Multi-location group practices and dental service organizations (“groups”) continue to evolve and more entrepreneurial dentists are entering the fray. Given the numerous advantages groups provide dentists and their patients, the attraction likely comes as no surprise and chances are you have thought about or begun the journey.
Over the last 15 years, we at OneSmile have looked closely at the operations of thousands of practices and, from our vantage point, we’ve observed a lot about the elements that go into building a successful group. While the list is long, two elements stand out:
- Codifying your business model and staying true to it.
- Defining your role and how it must evolve as the business grows.
Each element is heavily dependent on the other and underestimating the importance of or failing to execute either will undermine your success.
Your Business Model
What is your business model and why is so important to stick to it? Before answering this question you should know there is no one best model. We have observed and built dozens of successful business models and believe the key to a successful business model lies within how well all of its pieces fit together.
Think of a business model like the gears of a watch where each gear serves the others. The precision of the parts determines the accuracy of the timepiece. If components of a business model are poorly designed or mismatched, the business model is destined for inefficiency at best!
Some important business model components for groups include: target patient base/demographics, doctor relationships, scope of dental services, real estate/geographic location, marketing, technology, and support services.
While the watch analogy is simple, designing an efficient business model is complicated and it is even more challenging to execute it consistently. In short, it’s a full-time job.
We’ve observed that staying true to the model is often the biggest challenge for growing groups. This challenge often follows the owner incorrectly assuming economies of scale follow scale.
The reality is that economies of scale are not achieved through scale but rather by applying economies to scale. Unfortunately, the misapplication of this fundamental law of economics often leads to actions that are destructive to the business. How you ask? A business lacking the necessary infrastructure (i.e. the economies) to support its growth will face disruptions and inefficiencies which result in incremental costs. In addition, in the pursuit of scale, many groups under-estimate the importance of fit with their existing business model and, in turn, acquire or build practices that don’t fit (wrong size “gears”).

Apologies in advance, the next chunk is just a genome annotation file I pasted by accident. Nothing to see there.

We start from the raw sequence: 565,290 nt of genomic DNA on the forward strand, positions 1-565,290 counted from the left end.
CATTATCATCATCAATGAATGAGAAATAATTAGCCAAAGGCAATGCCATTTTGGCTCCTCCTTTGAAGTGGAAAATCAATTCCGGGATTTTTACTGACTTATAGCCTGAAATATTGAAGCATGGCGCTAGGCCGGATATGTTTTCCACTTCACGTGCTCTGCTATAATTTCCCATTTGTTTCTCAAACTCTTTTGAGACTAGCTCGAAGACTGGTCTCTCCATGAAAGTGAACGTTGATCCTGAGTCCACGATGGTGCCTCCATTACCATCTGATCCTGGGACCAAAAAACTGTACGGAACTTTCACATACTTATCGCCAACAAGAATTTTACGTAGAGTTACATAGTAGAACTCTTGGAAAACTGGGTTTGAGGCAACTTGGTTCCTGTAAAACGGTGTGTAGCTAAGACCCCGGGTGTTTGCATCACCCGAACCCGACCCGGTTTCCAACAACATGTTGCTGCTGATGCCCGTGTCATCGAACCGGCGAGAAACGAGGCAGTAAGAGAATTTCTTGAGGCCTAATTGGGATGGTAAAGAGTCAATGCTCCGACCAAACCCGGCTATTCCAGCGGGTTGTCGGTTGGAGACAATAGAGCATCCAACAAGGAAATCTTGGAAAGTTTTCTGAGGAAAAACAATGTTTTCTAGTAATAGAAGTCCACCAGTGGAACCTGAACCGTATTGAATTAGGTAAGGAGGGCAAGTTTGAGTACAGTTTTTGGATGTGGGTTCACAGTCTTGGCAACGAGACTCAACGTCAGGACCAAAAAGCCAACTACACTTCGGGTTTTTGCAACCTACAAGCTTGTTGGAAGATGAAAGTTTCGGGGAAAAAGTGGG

What do you envision your role to be and how will it change as the business grows?
The first part of this question is often considered when starting up a group. However, the second part is often overlooked as the group expands.
Is your passion chair-side dentistry or leading the growth and expansion of your business? For many doctors, the answer is they want to do both. However, in most cases where dentists have built successful groups, meaningful success came after replacing themselves at the chair and devoting their time to building the business and leading its growth. In short, they transitioned from lead dentist to CEO.
Early on, most dentists don’t have a choice as to the role they play and must do it all (clinical leader, CEO, IT person, HR manager, etc.). This is for good reason since they are often the biggest producer in their group and they can’t afford to step away from the chair. Nor can they afford to hire people to fill other roles.
The tipping point for most dentists has been 3-4 locations. To successfully grow beyond this size, the business requires full-time leadership. If you haven’t prepared for this tipping point in advance – either by transitioning away from the chair or by hiring the necessary resources to lead the growth of the business – you’re likely to experience a very stressful period and your business will likely suffer operationally and financially in the process.
We’re not suggesting one can’t successfully grow beyond 3-4 locations without replacing themself at the chair. We know a few who have successfully done it, but only a few – and then rarely beyond 6-7 locations. The point is that careful, proactive consideration is needed here and at every juncture as opposed to adjusting reactively once the heavy demands of a group are upon you. We suspect most who have done it agree – replacing yourself at the chair without experiencing a decline in profitability requires a significant amount of time, preparation, and effort.
So what is your business model? Where are you building your group? Rural markets, suburban markets, or possibly urban markets? What is your real-estate strategy? Who is your target patient base? What services are you offering? What is your pricing strategy? What is your marketing strategy? What type of providers do you need? How will you maintain strong and long-lasting relationships with them? What is your compensation strategy? These are some of the questions you as the CEO need to ask and ask again.
Your daily struggle and full-time job will be to refine your answers and to keep your business’ execution consistent with those ever-evolving responses. You can do it, but it’s not a part time job for long!
By Sean Epp, Managing Director, Business Development, OneSmile, LLC
View the original article at Henry Schein Dental